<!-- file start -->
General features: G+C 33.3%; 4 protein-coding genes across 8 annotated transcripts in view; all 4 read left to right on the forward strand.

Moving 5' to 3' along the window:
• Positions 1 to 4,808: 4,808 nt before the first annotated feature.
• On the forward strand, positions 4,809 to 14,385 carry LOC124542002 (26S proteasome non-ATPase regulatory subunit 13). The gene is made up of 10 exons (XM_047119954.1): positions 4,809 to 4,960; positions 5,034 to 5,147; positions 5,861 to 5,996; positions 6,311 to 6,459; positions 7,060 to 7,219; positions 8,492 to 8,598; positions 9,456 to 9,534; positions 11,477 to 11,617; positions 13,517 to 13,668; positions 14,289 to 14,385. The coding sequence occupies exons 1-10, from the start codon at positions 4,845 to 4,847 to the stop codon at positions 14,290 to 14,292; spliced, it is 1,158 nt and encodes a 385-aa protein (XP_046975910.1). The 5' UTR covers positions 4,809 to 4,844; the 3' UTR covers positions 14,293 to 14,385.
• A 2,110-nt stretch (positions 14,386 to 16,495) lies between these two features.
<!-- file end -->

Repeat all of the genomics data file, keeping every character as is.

General features: G+C 33.3%; 4 protein-coding genes across 8 annotated transcripts in view; all 4 read left to right on the forward strand.

Moving 5' to 3' along the window:
• Positions 1 to 4,808: 4,808 nt before the first annotated feature.
• On the forward strand, positions 4,809 to 14,385 carry LOC124542002 (26S proteasome non-ATPase regulatory subunit 13). The gene is made up of 10 exons (XM_047119954.1): positions 4,809 to 4,960; positions 5,034 to 5,147; positions 5,861 to 5,996; positions 6,311 to 6,459; positions 7,060 to 7,219; positions 8,492 to 8,598; positions 9,456 to 9,534; positions 11,477 to 11,617; positions 13,517 to 13,668; positions 14,289 to 14,385. The coding sequence occupies exons 1-10, from the start codon at positions 4,845 to 4,847 to the stop codon at positions 14,290 to 14,292; spliced, it is 1,158 nt and encodes a 385-aa protein (XP_046975910.1). The 5' UTR covers positions 4,809 to 4,844; the 3' UTR covers positions 14,293 to 14,385.
• A 2,110-nt stretch (positions 14,386 to 16,495) lies between these two features.